41. Types Of Wholesaling Intermediaries Merchant Wholesalers • Sell products, take orders, and arrange for delivery directly to customers • Do not store, handle, or deliver any products • Lumber, coal, and building materials MerchantWholesalers Limited Service • Cash And Carry Wholesalers • Truck Jobbers • Drop Shippers • Mail-order Wholesalers • Rack Jobbers Dr. Rosenbloom

    42. Types Of Wholesaling Intermediaries Merchant Wholesalers • Sell from catalogs. Store and deliver products, however, do not extend credit or provide promotional support • Jewelry, specialty foods, and automotive parts MerchantWholesalers Limited Service • Cash And Carry Wholesalers • Truck Jobbers • Drop Shippers • Mail-order Wholesalers • Rack Jobbers Dr. Rosenbloom

    43. Types Of Wholesaling Intermediaries Merchant Wholesalers • Supply products and the display units on which the products are displayed • Stock the units, take orders, and control the retailer’s inventory and typically sell products on consignment MerchantWholesalers Limited Service • Cash And Carry Wholesalers • Truck Jobbers • Drop Shippers • Mail-order Wholesalers • Rack Jobbers Dr. Rosenbloom

    44. Bring buyers and sellers together but do not handle or store merchandise or extend credit. Food brokers, securities brokers and real estate brokers Selling Agents Perform all marketing functions No title to merchandise Manufacturer’s Agents Represent firms with non-competing product lines Types Of Wholesaling Intermediaries Agents and Brokers Agents AndBrokers Brokers Agents Dr. Rosenbloom

    45. Working with Wholesalers • Selecting a wholesaler • Assess management skills • Assess financial strength, integrity, history and future prospects • Assess equipment and facilities • Assess compatibility of objectivies and policies Dr. Rosenbloom

    46. Working with Wholesalers • Managing a wholesaler • Support a wholesaler with: • Planned gross margin (adequate profit) • National or regional advertising • Sales training program • Operational problem aid • Reasonable sales goals Dr. Rosenbloom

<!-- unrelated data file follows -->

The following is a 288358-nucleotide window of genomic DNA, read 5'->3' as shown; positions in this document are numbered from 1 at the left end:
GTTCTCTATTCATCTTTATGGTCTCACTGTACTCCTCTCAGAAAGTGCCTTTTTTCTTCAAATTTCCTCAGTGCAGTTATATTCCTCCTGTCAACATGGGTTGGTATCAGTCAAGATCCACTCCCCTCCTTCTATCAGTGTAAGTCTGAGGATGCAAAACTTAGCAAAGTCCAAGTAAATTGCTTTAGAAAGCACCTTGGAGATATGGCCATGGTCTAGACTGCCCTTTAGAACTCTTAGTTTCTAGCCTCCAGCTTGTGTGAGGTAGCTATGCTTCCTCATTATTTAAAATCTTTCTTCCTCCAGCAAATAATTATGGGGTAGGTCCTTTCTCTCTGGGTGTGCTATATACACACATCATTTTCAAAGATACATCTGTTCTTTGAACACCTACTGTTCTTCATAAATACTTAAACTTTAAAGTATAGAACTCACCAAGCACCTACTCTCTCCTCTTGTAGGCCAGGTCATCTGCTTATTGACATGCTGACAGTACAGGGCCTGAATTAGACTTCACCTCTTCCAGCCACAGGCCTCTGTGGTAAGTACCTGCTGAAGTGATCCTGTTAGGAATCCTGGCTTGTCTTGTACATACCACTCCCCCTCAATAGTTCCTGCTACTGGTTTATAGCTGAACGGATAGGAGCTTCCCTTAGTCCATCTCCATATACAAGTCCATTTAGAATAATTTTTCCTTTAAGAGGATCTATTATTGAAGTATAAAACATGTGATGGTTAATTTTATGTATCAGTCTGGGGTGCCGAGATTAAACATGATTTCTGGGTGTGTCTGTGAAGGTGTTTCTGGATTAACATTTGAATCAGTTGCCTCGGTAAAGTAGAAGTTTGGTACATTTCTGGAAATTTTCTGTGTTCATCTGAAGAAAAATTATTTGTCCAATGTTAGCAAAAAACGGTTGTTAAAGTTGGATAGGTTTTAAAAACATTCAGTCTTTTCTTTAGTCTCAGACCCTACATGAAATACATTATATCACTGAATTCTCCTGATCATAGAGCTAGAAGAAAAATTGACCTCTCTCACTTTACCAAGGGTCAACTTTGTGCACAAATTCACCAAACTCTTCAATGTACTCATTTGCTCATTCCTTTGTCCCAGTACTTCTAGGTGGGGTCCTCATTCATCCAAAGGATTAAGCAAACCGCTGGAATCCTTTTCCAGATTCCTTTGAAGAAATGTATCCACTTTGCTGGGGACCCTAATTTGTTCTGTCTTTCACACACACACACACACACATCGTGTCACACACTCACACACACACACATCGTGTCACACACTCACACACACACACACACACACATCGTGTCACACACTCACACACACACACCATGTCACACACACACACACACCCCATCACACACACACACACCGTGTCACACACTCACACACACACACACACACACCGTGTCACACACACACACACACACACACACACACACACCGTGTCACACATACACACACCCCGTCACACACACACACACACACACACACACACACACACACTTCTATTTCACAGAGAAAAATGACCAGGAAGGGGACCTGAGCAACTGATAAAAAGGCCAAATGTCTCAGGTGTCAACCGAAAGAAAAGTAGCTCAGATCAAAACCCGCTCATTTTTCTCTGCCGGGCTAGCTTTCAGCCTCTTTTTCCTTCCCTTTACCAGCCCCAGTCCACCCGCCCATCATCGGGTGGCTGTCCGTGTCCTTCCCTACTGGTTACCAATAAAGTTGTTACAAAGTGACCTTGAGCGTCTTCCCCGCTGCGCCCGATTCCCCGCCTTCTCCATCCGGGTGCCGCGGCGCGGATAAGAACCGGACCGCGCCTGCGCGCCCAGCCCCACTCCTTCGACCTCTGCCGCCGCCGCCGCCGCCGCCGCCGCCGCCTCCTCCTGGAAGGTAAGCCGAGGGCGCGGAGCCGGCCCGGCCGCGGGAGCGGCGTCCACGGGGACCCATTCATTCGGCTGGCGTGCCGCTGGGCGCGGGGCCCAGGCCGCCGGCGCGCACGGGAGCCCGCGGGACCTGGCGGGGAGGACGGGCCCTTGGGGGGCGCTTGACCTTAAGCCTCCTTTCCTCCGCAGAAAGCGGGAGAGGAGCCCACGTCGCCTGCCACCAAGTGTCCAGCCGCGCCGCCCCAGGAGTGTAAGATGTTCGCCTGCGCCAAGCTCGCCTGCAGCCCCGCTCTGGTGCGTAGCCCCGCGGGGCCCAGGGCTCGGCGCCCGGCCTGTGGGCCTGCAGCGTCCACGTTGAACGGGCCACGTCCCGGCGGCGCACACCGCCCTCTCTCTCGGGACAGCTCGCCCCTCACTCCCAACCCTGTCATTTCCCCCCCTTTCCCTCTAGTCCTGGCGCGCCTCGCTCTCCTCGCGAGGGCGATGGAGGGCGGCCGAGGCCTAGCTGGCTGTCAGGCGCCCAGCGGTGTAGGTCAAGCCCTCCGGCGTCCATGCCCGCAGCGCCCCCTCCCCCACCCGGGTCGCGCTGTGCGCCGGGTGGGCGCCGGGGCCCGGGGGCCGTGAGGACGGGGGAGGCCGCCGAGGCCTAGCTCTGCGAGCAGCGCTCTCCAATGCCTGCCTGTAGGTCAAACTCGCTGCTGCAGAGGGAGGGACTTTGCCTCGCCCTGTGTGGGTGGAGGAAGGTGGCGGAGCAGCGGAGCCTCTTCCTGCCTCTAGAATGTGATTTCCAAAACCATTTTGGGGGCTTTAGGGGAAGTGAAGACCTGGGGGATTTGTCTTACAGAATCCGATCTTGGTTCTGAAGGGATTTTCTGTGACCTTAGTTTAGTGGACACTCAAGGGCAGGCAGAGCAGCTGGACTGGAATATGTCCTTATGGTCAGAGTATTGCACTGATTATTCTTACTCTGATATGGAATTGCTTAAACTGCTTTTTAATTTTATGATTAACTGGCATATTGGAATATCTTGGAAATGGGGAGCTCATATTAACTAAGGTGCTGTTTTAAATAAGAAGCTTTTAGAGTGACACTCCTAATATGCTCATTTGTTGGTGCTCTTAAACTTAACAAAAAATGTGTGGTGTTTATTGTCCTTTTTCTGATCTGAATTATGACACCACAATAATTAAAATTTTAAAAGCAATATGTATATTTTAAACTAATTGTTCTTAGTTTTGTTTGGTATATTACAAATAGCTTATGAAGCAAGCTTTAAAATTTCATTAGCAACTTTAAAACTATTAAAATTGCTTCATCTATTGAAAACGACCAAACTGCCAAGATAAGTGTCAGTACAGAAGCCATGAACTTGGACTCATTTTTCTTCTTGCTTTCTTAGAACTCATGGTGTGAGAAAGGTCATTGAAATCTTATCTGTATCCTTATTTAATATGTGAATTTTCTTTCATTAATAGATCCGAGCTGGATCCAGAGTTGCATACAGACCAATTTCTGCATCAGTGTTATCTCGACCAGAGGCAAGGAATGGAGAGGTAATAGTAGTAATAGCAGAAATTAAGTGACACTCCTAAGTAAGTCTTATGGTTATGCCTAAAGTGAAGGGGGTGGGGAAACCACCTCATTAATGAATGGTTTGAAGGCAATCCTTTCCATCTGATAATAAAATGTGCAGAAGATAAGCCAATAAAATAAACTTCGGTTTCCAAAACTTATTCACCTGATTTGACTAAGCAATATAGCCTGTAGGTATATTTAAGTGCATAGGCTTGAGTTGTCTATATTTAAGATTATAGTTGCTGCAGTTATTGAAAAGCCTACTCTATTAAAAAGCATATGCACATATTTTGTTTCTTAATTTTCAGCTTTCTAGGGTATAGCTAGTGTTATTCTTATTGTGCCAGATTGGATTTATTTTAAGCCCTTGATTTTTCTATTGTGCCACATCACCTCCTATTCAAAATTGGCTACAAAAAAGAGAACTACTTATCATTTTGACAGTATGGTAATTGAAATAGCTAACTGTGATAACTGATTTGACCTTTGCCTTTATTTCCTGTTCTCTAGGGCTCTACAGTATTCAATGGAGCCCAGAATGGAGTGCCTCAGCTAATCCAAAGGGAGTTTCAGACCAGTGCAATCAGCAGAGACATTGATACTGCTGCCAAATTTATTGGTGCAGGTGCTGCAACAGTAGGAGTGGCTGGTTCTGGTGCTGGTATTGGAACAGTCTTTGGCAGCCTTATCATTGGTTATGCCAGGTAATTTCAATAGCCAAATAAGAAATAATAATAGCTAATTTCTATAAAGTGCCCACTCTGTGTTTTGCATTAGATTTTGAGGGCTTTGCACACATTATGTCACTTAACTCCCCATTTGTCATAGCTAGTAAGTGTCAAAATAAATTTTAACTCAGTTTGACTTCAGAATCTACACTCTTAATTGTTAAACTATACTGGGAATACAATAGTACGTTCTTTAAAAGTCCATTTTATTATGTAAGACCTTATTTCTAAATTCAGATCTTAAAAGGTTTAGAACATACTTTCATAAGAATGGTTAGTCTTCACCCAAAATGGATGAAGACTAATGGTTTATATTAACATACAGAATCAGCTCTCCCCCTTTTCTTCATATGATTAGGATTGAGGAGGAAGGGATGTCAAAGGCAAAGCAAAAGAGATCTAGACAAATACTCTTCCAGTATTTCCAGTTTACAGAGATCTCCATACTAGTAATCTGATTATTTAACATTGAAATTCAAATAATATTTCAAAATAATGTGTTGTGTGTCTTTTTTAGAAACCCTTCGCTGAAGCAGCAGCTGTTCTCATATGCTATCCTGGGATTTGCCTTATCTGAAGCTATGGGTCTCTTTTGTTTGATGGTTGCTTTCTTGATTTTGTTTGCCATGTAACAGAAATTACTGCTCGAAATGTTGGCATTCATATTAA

47. Strategic Renewal in Wholesaling • Larger manufacturers and retail chains have attempted to bypass wholesalers • Strategic renewal helps make wholesalers vital and important to channel partners Adoption of technology Commitment to TQM Marketing support philosophy Dr. Rosenbloom

    48. Strategic Renewal in Wholesaling Adoption of technology Adoption of technology Adoption of technology Adoption of technology Adoption of technology Adoption of technology Adoption of technology Adoption of technology Adoption of technology Adoption of technology Adoption of technology Adoption of technology Adoption of technology Adoption of technology Adoption of technology • Bar coding and scanning devices • Electronic data interchange (EDI) • Despite thin profit margins, technology investment is growing among wholesalers Commitment to TQM Marketing support philosophy Dr. Rosenbloom

    49. Total Quality Management Managing processes to improve outcomes perceived by customers Zero-defect customer service Helps manufacturers and retailers improve their own objectives Strategic Renewal in Wholesaling Commitment to TQM Commitment to TQM Commitment to TQM Commitment to TQM Commitment to TQM Commitment to TQM Commitment to TQM Commitment to TQM Commitment to TQM Commitment to TQM Commitment to TQM Commitment to TQM Commitment to TQM Commitment to TQM Commitment to TQM Adoption of technology Marketing support philosophy Dr. Rosenbloom

    50. Strategic Renewal in Wholesaling Marketing support philosophy Marketing support philosophy Marketing support philosophy Marketing support philosophy Marketing support philosophy Marketing support philosophy Marketing support philosophy Marketing support philosophy • Formerly wholesalers viewed themselves as extensions of suppliers or customers • Today many view themselves as marketing support for suppliers and customers • Willing to perform tasks to make more efficient channels Adoption of technology Commitment to TQM Dr. Rosenbloom